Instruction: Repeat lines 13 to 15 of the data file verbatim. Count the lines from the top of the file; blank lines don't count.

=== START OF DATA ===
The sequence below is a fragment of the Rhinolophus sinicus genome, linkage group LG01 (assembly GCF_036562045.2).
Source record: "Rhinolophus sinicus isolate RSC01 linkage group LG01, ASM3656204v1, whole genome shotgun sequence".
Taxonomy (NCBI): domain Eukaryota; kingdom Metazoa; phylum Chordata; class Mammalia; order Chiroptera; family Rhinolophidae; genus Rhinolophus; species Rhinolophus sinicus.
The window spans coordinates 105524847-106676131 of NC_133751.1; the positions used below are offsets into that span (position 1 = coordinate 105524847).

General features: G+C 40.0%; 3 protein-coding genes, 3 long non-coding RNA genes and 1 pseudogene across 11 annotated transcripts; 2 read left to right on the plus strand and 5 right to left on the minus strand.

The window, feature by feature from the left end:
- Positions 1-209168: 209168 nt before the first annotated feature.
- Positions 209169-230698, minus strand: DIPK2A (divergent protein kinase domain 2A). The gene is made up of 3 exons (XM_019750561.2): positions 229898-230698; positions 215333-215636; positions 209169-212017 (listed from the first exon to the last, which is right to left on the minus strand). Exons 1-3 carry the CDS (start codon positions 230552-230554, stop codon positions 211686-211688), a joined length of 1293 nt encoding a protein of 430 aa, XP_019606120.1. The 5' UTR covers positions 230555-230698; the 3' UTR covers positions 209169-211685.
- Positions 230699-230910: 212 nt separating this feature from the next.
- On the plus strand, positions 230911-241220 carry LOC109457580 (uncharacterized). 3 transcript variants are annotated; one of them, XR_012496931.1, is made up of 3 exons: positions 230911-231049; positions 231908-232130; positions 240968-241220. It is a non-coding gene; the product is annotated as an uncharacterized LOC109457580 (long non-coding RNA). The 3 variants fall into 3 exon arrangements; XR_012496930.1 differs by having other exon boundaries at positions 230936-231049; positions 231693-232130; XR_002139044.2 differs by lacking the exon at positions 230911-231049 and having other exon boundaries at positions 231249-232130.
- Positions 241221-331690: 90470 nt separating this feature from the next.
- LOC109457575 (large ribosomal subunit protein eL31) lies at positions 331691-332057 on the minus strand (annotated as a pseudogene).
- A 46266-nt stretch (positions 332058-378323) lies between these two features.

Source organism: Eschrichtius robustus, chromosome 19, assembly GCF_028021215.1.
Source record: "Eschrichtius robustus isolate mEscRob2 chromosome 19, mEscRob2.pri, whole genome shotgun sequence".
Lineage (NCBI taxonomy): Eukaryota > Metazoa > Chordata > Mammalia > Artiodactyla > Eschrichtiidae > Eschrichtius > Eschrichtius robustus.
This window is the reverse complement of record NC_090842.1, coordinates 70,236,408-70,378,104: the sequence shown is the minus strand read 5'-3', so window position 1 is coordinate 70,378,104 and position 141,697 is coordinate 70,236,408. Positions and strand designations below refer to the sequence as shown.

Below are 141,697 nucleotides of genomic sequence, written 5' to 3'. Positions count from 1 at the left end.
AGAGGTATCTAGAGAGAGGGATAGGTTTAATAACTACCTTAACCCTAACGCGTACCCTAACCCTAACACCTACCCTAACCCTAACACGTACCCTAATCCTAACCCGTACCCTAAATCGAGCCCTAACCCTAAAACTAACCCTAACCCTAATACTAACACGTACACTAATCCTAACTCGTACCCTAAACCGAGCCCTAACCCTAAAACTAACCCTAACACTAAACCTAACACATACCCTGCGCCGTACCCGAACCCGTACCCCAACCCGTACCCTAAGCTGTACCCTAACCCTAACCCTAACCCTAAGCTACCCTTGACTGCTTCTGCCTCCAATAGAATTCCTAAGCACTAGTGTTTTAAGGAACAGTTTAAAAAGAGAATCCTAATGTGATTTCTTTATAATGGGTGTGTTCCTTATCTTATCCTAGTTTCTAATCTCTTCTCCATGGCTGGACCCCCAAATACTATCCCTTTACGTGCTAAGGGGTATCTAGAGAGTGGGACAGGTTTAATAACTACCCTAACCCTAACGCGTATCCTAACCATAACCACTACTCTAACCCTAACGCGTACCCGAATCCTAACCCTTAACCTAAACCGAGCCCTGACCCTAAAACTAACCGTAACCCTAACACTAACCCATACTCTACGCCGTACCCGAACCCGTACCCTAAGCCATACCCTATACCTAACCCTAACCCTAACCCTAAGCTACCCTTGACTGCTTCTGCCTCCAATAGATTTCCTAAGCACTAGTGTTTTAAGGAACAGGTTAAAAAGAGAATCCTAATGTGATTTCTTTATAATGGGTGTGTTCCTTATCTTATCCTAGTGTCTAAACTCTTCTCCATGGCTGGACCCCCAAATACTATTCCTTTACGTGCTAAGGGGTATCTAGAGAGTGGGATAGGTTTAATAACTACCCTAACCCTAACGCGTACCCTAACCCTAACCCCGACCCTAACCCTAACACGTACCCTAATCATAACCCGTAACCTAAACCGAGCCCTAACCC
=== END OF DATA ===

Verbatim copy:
- A 46266-nt stretch (positions 332058-378323) lies between these two features.

Source organism: Eschrichtius robustus, chromosome 19, assembly GCF_028021215.1.
Source record: "Eschrichtius robustus isolate mEscRob2 chromosome 19, mEscRob2.pri, whole genome shotgun sequence".